The complex machinery developed in the SPEV code has also been applied to a field, which is very akin to that of GRB afterglow, in many aspects, namely the recently observed tidal disruption events (TDEs). Indeed, as we model them, TDEs are oversized versions of GRB afterglows, happening at much smaller Lorentz factors. Indeed, as in the case of GRB afterglows, which are affected by the structure of the circumstellar medium of their stellar progenitors, in TDEs the circumnuclear medium (CNM) surrounding the supermassive BH where they are produced also shapes their light curves and spectra. We have been able of quantifying the link between the CNM density, jet energy and the radio peak flux and time, opening the door to constraining both the jet energies and the CNM properties using follow-up radio observations on the scale of months or years after the tidal disruption.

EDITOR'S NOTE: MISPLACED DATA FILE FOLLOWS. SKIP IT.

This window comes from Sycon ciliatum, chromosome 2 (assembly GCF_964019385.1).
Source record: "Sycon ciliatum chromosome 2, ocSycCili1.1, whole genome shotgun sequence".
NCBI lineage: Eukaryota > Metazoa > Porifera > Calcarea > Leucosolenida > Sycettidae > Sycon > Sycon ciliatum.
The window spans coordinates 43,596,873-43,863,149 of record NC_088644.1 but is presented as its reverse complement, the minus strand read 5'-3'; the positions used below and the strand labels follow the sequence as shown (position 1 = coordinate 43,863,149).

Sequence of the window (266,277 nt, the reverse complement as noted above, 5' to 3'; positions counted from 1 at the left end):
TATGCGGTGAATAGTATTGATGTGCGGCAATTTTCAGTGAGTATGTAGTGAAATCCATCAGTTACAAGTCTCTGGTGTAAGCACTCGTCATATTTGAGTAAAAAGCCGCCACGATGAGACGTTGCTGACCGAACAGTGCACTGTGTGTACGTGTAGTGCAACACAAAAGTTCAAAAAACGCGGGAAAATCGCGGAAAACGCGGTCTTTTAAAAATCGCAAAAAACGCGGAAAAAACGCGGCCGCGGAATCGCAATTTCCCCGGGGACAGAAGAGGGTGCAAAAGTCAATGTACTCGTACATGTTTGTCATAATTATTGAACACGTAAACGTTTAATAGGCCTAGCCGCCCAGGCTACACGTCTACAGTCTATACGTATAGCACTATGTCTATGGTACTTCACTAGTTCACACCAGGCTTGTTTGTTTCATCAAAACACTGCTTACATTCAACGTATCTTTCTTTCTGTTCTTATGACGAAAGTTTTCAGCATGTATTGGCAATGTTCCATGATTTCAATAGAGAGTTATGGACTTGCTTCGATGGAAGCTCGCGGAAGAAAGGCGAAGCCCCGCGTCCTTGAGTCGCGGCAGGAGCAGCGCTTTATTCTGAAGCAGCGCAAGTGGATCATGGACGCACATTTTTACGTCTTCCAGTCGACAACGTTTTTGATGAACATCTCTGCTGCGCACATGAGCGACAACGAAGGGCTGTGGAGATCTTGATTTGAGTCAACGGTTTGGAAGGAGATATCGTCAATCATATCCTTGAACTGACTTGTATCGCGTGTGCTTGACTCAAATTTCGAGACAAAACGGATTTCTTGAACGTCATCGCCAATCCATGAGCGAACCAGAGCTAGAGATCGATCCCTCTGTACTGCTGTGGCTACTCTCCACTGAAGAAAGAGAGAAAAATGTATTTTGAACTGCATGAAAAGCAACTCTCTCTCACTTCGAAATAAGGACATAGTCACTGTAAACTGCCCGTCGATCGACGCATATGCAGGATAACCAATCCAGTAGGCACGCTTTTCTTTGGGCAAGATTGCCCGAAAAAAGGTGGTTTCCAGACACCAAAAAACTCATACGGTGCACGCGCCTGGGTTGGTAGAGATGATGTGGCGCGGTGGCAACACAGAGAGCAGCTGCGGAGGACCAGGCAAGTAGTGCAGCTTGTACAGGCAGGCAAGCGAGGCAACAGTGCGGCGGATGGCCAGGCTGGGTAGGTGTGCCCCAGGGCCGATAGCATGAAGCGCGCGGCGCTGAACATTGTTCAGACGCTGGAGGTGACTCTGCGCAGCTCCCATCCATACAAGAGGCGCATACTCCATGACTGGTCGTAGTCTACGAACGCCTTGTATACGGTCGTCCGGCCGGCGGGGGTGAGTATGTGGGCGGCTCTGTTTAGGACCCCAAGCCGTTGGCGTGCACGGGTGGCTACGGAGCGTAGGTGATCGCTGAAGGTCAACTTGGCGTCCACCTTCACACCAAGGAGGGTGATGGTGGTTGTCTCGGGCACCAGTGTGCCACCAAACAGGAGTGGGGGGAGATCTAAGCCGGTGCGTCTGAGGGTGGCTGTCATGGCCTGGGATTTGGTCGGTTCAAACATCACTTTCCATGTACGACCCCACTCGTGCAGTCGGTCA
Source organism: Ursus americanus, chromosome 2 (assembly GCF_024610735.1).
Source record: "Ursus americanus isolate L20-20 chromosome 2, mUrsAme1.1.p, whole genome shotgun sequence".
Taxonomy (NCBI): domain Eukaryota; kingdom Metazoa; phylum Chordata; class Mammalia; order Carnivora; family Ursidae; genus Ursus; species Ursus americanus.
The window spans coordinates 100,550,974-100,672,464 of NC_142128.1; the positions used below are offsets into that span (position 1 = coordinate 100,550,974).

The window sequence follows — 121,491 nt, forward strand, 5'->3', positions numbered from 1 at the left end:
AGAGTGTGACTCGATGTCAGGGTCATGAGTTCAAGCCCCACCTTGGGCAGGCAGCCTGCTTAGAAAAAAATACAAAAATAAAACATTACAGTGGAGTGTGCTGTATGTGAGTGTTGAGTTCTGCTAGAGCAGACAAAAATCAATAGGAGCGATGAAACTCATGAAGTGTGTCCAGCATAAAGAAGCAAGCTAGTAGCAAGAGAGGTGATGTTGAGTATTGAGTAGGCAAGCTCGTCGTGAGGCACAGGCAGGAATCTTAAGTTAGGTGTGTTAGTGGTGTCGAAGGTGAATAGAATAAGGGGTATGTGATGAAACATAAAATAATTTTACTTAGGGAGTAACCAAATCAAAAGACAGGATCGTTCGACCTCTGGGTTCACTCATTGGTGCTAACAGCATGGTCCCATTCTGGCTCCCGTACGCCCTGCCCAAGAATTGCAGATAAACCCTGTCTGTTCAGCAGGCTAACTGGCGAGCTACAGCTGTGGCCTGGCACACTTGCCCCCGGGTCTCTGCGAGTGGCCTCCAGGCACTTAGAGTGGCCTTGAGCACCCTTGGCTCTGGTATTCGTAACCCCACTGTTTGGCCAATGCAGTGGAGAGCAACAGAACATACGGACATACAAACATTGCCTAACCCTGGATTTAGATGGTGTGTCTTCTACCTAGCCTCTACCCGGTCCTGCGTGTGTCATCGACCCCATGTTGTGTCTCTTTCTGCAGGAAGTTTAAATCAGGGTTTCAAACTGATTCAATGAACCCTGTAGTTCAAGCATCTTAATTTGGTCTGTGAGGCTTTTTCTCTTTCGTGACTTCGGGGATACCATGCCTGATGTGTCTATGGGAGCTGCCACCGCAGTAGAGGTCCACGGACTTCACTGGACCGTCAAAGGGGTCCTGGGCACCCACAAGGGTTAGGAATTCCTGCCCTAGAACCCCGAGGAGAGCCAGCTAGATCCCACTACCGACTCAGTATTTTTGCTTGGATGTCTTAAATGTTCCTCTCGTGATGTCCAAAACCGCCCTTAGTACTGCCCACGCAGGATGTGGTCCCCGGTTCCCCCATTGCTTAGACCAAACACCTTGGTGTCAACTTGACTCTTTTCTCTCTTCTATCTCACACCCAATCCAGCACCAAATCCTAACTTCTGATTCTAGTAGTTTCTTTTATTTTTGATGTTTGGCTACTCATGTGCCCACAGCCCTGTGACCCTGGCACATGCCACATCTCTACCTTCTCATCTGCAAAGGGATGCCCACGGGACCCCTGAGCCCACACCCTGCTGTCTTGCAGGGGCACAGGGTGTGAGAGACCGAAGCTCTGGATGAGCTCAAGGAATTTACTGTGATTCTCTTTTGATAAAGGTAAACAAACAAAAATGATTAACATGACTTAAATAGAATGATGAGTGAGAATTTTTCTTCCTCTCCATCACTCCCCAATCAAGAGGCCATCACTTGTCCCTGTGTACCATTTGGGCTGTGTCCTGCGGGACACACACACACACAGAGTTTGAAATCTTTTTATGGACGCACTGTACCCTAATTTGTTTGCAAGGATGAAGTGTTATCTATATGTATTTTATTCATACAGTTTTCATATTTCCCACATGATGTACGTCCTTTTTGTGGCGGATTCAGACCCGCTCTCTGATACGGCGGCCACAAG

Loyal to our tradition of confronting theoretical and numerical models to actual observations, we have broadly collaborated with worldwide groups of astronomers. In particular, we have helped to understand the mechanism of a new class of gamma-ray burst characterized by an unusual thermal component (blackbody-dominated GRBs; BB-GRBs), being our results published in Nature and in several other mass media. It has turned out that the peculiarities of BB-GRBs are likely linked to progenitor systems formed by the merger of a neutron star and a Helium star. Strikingly, the central engine that results from this kind of mergers resembles very much that of the collapsar model, namely, a fast spinning BH surrounded by copious amounts of matter that can be accreted over hundreds to thousands of seconds. Beyond the subtleties of the progenitor system, what turns out to be most decisive to suppress a standard afterglow in these events is the complex and high-density circumstellar medium that results from the ejection of the outer envelope of the secondary star of the binary system. Likewise, we have performed key numerical simulations to unveil the controversial nature of the observations of the supernova remnant associated to Vela Jr., which point to the possibility that the supernova that produced this remnant happened in the 13th century, and would have been seen in its whole glory from the ancient Great Zimbabwe.